In game 4, Gaskin took a 3-1 lead with a drop shot into the front right corner. Cornes was sure the ball was down but had to accept the refs call. Both players hit back-to-back unforced errors to bring the game to 2-4 with Cornes serving. At 7-7, Cornes used all of his size to craft the ball into the front right corner. The next rally, his ball was called down & it was 8-8. They continued to trade points until Gaskin found a way to get his first match ball. But Cornes would not give in. He hit a perfect shot into the front left corner to even it at 10-10. But Gaskin found a way to get another match ball at 11-10. Still not enough. The fighting Spaniard would not relinquish. Finally after nearly an hour of intense battle, the Irishman Gaskin found a way to defeat Cornes 14-12 in the fourth.

Diego Elias bt Andrew Schnell

History also existed in this match. Elias narrowly defeated Schnell at the Houston Open earlier this year, 11-8 in the fifth. The Canadian looked very determined. He came out on the attack & won a quick 2-0 lead but Elias showed why he's the current world junior champion. The Peruvian replied with 6 unanswered points. But Schnell somehow was able to summon enough strength to put extreme pressure on Elias with pace & perfectly executed shots to fight back to 5-6.

At 6-9, Schnell had Elias on a string but the impressive retrieval ability of Diego won him a game ball. After a quick exchange, Elias somehow caught Schnell flatfooted with a seemingly routine length shot that ended the game 11-6. In game 2, Schnell won the first point on a stroke but then hit the tin the next rally, followed by 2 called strokes against him. Unrelenting pressure by Elias quickly gave him another game ball. Schnell extended the game for 2 more points but a perfect drop shot by Elias into the front right corner ended the game. In game 3, Elias won the first point but a very determined Canadian won the next 4.

Elias slowly crept back in with a mixture of perfect execution & a couple of unforced errors by Schnell to move up 6-5. In what is considered the rally of the tournament to date, Schnell hit a perfect length shot to the back corner but fell in the process. It wasn't that concerning as the ball was almost dead in the back of the court. Somehow Elias flew back to retrieve the ball & hit a winner, with his opponent still lying on the floor. But Schnell refused to give up. The rallies were amazing at times with Elias eventually sealing the victory with a 12-10 win.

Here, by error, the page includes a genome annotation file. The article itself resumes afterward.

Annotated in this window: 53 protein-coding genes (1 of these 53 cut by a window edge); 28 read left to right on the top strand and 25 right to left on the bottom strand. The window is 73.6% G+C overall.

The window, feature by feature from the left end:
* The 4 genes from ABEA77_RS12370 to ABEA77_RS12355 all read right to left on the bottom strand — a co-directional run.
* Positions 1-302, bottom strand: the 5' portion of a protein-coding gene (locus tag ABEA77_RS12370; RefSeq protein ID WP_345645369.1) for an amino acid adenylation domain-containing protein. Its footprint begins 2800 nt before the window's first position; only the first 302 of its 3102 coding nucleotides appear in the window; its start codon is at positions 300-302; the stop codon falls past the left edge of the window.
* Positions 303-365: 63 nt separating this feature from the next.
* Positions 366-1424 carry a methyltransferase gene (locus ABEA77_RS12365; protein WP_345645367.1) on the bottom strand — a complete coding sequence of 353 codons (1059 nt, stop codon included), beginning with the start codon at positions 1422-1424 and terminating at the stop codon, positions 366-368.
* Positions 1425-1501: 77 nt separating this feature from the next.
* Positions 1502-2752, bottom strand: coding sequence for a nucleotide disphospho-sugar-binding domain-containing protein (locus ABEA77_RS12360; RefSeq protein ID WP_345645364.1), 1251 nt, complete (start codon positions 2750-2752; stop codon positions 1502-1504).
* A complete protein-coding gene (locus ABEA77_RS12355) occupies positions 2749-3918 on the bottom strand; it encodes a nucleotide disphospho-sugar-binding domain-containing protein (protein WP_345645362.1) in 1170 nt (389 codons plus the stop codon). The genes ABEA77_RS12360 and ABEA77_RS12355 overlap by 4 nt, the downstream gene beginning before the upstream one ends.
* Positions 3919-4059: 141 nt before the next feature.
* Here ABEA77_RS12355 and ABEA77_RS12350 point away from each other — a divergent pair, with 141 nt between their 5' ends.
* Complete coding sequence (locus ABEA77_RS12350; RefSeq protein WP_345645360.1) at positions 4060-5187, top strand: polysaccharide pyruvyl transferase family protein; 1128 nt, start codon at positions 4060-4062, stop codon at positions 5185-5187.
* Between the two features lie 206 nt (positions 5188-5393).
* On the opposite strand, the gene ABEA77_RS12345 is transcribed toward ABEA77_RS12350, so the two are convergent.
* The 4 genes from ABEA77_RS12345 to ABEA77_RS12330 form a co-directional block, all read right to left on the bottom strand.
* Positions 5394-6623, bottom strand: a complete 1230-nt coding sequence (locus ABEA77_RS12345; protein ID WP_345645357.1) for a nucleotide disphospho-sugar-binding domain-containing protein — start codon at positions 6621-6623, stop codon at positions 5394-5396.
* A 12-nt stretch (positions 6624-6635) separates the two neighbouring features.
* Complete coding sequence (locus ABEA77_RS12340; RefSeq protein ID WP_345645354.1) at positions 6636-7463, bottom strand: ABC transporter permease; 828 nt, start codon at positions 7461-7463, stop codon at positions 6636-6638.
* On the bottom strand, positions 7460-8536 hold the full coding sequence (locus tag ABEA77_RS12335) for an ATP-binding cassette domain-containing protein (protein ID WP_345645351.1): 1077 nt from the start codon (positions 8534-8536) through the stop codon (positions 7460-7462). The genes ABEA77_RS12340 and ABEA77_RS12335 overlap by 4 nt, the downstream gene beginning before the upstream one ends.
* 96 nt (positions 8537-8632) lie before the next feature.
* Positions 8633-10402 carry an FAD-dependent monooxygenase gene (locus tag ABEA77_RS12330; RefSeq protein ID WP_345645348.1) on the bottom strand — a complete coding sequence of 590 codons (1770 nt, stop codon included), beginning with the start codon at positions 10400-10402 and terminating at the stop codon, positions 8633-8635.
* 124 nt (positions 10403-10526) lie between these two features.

Shawn Delierre bt Mike McCue

Despite both residing in Eastern Canada, Delierre & McCue have only met once before with the victory going to the higher ranked and more experienced Shawn Delierre. So to no one's surprise, Delierre jumped out to a quick 3-1 lead in an effort to prevent his opponent from getting comfortable.

McCue gamely fought back back to 3-8 with an unforced error into the tin by Delierre. But Delierre got a game ball on a no-let call to McCue. Credit to McCue, he did not give in but the hill was too big to climb & Delierre closed it out. In game 2, McCue seemed a little more comfortable in this game & played very well to keep it close. But again it seemed only a matter of time until Delierre would take control of the rally & he eventually went up to 8-4. But McCue refused to give in & hit a perfect roll-out into the front left corner. He would win only one more rally in the game before Delierre put it away 11-7.

In game 3, Delierre won the first point of the game but McCue followed up with a couple of perfectly place drop shots to go up 2-1. Delierre then turned up the pressure & won 3 points in a row. McCue then went back to his bread & butter, drop shots carved perfectly into the nick & won the next 3 points to go ahead 5-4. Then with some Delierre flicks that took McCue by surprise, the Quebecor won back the serve.

McCue, to his credit would not relinquish. He hit some tight rail shots to go ahead 7-5. Delierre then hit a couple of winners to draw even. McCue won back the serve but promptly hit one into the tin which gave Delierre the opportunity to close it out. Deliere uses some good length to win the next point & followed up with a perfect drop shot to win the game 11-9 & the match in 3.

 

Day One of Qualifying
at 2014 ReidBuilt Homes Edmonton Open
by Tom Bedore

Shawn Deliere vs Reuben Phillips

In the opening match of the ReidBuilt Homes Edmonton Open, Canada's Shawn Delierre, the #1 seed in the qualifying seemed a little sluggish after playing a near perfect tournament at the Saskatoon Open last week. He did not lose a game in the entire tournament in Saskatoon.

England's Reuben Phillips took advantage of some unforced errors and jumped out to a 2-0 lead. Delierre regained his composure and quickly won the next 4 points with a nice mixture of soft length & tricky boasts to go up 5-2. But Philips was not about to give in to the tricky Canadian as he used a couple of winning shots & unforced errors by Delierre to claw back to 7-4.